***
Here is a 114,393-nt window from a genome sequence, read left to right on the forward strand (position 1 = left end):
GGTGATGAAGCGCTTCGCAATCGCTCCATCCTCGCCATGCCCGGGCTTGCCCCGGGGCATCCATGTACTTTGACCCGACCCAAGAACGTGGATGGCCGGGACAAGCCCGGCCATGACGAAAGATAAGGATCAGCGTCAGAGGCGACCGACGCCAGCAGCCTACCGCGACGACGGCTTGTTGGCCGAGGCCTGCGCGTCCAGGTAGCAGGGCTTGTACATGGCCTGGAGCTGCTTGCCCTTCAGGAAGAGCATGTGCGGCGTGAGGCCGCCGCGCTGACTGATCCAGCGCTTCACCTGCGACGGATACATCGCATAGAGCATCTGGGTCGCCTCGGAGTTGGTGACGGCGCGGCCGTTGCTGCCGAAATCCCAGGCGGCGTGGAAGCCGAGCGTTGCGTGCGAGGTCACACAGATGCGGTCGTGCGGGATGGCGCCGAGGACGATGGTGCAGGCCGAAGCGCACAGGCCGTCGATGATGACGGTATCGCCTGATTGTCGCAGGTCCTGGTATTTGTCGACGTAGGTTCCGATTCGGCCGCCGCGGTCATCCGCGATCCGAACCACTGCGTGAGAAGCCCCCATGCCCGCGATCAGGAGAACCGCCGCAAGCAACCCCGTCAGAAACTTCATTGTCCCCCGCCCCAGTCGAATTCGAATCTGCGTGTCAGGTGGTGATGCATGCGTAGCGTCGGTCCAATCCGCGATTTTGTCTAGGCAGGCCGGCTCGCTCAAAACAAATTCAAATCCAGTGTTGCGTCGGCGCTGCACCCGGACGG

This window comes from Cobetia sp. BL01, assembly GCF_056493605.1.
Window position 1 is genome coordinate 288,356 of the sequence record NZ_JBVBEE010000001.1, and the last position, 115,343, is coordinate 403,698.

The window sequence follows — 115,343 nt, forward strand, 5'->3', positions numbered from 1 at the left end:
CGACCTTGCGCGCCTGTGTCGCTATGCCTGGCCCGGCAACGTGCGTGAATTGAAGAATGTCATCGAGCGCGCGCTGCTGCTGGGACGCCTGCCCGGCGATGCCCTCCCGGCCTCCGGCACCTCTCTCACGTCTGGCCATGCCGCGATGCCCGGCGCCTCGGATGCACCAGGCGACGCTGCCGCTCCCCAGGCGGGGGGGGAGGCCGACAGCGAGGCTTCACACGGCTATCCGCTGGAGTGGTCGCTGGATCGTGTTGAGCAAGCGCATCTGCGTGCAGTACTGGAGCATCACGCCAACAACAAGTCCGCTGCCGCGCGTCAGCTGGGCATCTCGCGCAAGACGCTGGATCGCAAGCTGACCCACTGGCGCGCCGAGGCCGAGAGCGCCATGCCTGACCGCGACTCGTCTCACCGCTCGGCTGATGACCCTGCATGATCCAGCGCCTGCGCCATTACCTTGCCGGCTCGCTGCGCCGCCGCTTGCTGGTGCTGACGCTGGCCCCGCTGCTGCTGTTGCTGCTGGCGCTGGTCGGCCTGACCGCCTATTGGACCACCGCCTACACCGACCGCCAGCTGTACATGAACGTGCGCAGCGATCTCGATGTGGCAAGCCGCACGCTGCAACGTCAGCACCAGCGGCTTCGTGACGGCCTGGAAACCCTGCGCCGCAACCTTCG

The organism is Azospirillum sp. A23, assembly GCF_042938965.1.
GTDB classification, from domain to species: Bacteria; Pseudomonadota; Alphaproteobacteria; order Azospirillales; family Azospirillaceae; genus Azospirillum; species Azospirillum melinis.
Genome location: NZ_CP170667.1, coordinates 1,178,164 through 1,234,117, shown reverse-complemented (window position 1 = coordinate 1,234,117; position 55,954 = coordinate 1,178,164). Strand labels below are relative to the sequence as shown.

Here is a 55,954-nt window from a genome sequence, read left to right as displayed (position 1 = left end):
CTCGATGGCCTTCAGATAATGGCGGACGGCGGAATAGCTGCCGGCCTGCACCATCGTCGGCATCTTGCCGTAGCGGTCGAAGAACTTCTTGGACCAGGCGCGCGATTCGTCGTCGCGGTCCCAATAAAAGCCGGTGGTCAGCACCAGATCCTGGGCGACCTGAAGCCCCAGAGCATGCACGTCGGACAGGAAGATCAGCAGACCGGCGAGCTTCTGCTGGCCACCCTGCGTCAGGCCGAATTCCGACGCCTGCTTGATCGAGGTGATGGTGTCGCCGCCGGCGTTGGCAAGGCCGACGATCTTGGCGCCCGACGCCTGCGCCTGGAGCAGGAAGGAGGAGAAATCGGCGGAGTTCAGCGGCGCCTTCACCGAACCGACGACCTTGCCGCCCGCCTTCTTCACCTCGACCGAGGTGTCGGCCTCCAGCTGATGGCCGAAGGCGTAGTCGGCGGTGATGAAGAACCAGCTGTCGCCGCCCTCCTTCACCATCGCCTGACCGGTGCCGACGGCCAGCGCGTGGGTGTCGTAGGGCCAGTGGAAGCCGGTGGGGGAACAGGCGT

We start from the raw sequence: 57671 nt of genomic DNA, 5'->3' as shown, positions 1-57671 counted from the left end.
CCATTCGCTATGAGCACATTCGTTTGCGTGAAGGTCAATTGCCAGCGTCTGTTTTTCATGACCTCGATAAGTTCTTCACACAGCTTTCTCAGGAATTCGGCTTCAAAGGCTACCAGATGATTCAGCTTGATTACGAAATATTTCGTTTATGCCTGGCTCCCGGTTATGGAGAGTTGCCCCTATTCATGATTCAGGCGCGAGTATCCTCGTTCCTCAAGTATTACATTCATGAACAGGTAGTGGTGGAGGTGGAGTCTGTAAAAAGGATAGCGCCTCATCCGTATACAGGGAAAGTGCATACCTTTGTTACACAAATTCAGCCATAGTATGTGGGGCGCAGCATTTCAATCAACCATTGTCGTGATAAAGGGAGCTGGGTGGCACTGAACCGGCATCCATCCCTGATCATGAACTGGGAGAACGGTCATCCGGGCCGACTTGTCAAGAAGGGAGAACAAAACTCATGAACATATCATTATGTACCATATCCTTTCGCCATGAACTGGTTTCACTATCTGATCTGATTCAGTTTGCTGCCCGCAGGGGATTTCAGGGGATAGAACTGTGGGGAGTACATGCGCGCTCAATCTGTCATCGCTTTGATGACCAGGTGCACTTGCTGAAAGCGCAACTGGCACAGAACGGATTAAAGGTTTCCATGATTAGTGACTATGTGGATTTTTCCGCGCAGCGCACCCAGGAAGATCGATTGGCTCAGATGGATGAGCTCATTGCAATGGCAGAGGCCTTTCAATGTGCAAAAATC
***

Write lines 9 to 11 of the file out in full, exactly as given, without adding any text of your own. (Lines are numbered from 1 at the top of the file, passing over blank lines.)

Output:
Genome location: NZ_CP170667.1, coordinates 1,178,164 through 1,234,117, shown reverse-complemented (window position 1 = coordinate 1,234,117; position 55,954 = coordinate 1,178,164). Strand labels below are relative to the sequence as shown.

Here is a 55,954-nt window from a genome sequence, read left to right as displayed (position 1 = left end):
CTCGATGGCCTTCAGATAATGGCGGACGGCGGAATAGCTGCCGGCCTGCACCATCGTCGGCATCTTGCCGTAGCGGTCGAAGAACTTCTTGGACCAGGCGCGCGATTCGTCGTCGCGGTCCCAATAAAAGCCGGTGGTCAGCACCAGATCCTGGGCGACCTGAAGCCCCAGAGCATGCACGTCGGACAGGAAGATCAGCAGACCGGCGAGCTTCTGCTGGCCACCCTGCGTCAGGCCGAATTCCGACGCCTGCTTGATCGAGGTGATGGTGTCGCCGCCGGCGTTGGCAAGGCCGACGATCTTGGCGCCCGACGCCTGCGCCTGGAGCAGGAAGGAGGAGAAATCGGCGGAGTTCAGCGGCGCCTTCACCGAACCGACGACCTTGCCGCCCGCCTTCTTCACCTCGACCGAGGTGTCGGCCTCCAGCTGATGGCCGAAGGCGTAGTCGGCGGTGATGAAGAACCAGCTGTCGCCGCCCTCCTTCACCATCGCCTGACCGGTGCCGACGGCCAGCGCGTGGGTGTCGTAGGGCCAGTGGAAGCCGGTGGGGGAACAGGCGT